Last updated on 5. February 2021
A public cloud is a cloud computing model based on jointly used physical hardware, which belongs to and is operated by a third party provider. The entire infrastructure is located at a cloud computing company, which offers the cloud service. The location is separated from the customer, who has no physical control over the infrastructure. The infrastructure of a public cloud is jointly used by many customers. Google Cloud, Amazon Web Services and Microsoft Azure are examples for public clouds. Some of the most common applications for public cloud services include cloud-based server hosting, webmail, backup services and online Office applications.
Services of a Public Cloud
Public cloud service providers offer customers different cloud computing models, which are referred to as IaaS, PaaS and SaaS.
IaaS – Infrastructure-as-a-Service
Infrastructure-as-a-Service is the lowest layer in cloud computing and refers to a cloud-based infrastructure as a completely outsourced service. An IaaS provider provides pre-installed and configured hardware or software via a virtualised interface. How customers, who use the service, access cloud services is up to them. Examples for IaaS offers are managed hosting and development environments. The most important providers of Infrastructure-as-a-Service solutions include Google, IBM, Rackspace Cloud-Server, Amazon EC2 and Verizon. IaaS solutions reduce overall operating costs and investments as users only pay for those services, which they actually use. Users are able to scale IaaS services at any time depend on their requirements.
PaaS – Platform-as-a-Service
This type of cloud computing resembles IaaS but is more advanced. With Platform-as-a-Service providers not only offer an infrastructure, but also a platform and a solution stack as a service. The IT infrastructure can be equipped with a graphical user interface, run time system libraries, programming languages or an operating system. PaaS services are mainly used by companies who have to develop, test and provide cloud solutions for certain applications. However, the hosting of the application is implemented by a third party – the PaaS provider. PaaS providers offer a completely configured sandbox and implementation environment, in which customers can develop, test and provide cloud applications.
Platform-as-a-Service providers are for example Salesforce.com, Force.com, Rackspace Cloud-Sites, Google App Engine and Microsoft Azure. Companies do not have to update the infrastructure software themselves. Instead, the PaaS provider takes over all upgrades, patches and routine software maintenance. With PaaS solutions companies are confronted with lower risks, as they do not have to make investments in hardware and software. The development team can focus on the development of the cloud application, without having to look after the test and provisioning infrastructure.
SaaS – Software-as-a-Service
When referring to cloud services, most people think about Software-as-a-Service providers. SaaS providers provide their customers with fully functioning web-based applications. The applications are mainly aimed at business customers and can include for example web conferencing, ERP, CRM, email, time management and project tracking. Billing models for SaaS solutions can be subscription-based, usage-based or free of charge. SaaS service are quickly scalable, accessible from any place with internet access, offer user-defined service levels as well as maintenance and support bundled at the provider.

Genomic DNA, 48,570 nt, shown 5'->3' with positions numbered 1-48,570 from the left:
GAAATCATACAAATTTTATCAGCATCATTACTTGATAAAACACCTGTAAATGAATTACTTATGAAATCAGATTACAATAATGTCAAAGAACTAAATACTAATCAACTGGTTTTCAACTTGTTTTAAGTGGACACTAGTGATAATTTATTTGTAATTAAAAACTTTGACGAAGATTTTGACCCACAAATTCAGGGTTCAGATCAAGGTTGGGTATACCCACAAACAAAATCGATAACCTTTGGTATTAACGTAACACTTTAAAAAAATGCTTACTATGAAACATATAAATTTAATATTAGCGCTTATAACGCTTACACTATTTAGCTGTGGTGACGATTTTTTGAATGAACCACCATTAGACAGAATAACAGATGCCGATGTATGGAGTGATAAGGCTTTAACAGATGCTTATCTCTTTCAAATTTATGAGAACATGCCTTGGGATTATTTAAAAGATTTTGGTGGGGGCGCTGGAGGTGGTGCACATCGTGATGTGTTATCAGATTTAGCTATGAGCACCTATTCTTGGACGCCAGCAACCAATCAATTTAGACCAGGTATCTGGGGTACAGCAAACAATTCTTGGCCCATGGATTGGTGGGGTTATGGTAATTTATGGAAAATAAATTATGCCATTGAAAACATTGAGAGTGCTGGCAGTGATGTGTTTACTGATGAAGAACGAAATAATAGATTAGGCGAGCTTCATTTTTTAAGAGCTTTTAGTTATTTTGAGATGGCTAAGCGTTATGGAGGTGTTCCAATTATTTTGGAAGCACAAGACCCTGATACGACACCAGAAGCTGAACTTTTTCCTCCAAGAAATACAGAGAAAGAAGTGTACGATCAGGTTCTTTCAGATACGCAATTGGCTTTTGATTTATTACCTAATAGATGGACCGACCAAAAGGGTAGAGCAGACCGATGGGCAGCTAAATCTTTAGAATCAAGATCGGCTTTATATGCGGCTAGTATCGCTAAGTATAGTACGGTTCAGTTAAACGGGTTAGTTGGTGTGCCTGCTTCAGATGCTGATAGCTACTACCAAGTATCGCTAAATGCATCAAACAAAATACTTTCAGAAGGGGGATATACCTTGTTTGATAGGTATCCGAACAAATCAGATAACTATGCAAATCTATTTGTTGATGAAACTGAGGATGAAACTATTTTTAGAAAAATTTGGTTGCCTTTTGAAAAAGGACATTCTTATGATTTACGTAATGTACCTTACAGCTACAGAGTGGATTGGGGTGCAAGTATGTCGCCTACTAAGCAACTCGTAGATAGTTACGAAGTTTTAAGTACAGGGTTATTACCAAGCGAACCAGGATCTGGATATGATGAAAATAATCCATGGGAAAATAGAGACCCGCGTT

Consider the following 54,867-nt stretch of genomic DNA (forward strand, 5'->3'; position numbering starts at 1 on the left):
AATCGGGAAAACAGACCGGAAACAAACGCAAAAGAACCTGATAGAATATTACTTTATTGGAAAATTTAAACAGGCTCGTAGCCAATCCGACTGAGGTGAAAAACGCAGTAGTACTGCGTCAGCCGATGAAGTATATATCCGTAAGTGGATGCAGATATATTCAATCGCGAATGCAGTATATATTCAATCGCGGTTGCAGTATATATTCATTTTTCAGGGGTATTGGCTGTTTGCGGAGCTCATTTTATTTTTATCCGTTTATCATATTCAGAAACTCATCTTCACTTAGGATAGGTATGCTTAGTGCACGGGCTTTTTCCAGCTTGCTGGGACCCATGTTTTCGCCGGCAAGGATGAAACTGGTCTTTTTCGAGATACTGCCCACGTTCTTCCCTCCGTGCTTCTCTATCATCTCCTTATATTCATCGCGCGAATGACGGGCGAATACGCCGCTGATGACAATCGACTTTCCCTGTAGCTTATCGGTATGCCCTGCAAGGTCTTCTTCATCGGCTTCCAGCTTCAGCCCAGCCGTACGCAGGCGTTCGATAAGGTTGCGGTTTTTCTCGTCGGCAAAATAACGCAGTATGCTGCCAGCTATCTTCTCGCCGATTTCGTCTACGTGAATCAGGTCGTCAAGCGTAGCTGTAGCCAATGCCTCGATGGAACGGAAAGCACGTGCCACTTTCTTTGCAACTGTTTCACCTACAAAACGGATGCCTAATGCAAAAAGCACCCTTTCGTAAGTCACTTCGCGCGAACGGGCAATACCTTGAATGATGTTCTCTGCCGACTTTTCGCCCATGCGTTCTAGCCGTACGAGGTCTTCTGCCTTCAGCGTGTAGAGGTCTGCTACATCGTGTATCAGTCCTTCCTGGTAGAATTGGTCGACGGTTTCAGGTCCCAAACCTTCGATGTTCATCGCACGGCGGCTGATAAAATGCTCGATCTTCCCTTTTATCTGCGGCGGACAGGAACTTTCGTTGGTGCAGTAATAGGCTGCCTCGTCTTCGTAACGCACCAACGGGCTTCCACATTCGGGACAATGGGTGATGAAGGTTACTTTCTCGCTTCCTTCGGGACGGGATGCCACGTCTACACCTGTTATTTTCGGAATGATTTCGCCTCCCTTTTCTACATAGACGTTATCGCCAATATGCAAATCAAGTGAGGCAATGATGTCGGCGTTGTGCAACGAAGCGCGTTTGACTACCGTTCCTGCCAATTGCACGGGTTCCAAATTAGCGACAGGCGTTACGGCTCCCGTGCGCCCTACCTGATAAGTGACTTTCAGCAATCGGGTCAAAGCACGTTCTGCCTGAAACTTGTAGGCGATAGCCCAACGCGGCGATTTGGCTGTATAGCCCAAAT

Differences between Public Cloud and Private Cloud
With a public cloud the cloud infrastructure is always located at the service provider, who also operates and maintains it. On the other hand, a private cloud is an infrastructure, which is mainly intended for companies. It is either hosted locally or in the data centre of a service provider. Private clouds offer different advantages, which are in areas such as data security and data protection, but are also often associated with increased costs. A hybrid cloud is the combination of a public and private cloud, whereby both concepts are merged to combine the advantages from both models. It can be tailored individually to each company.
The Advantages & Disadvantages of Public Clouds
A key advantage of a public cloud is the quick installation, provisioning and scalability of applications. It only takes a few minutes or hours to set up a cloud service application. It is possible to access the cloud service from any computer, smart phone, tablet or laptop with internet connection. The cloud services are easily and quickly scalable. When a company grows or if there are peak loads, then resources can be simply expanded. Ultimately, companies benefit generally from improved efficiency and lower costs. This gives them a competitive edge and can help to gain market shares. Cloud services can help start-ups to become profitable quickly without having to make investments in an internal IT infrastructure, hardware or software.
The use of public cloud services, of course, also has disadvantages. At the top of the list is the fact that security of data stored in a public cloud is cause for concern. It is often seen as an advantage that the public cloud has no geographic limitations and therefore guarantees simple access from anywhere. On the other hand, this could also mean that the server is located in another country, which has completely different security and data protection regulations. In some cases, the performance can also lead to problems if a large number of customers share the same hardware.
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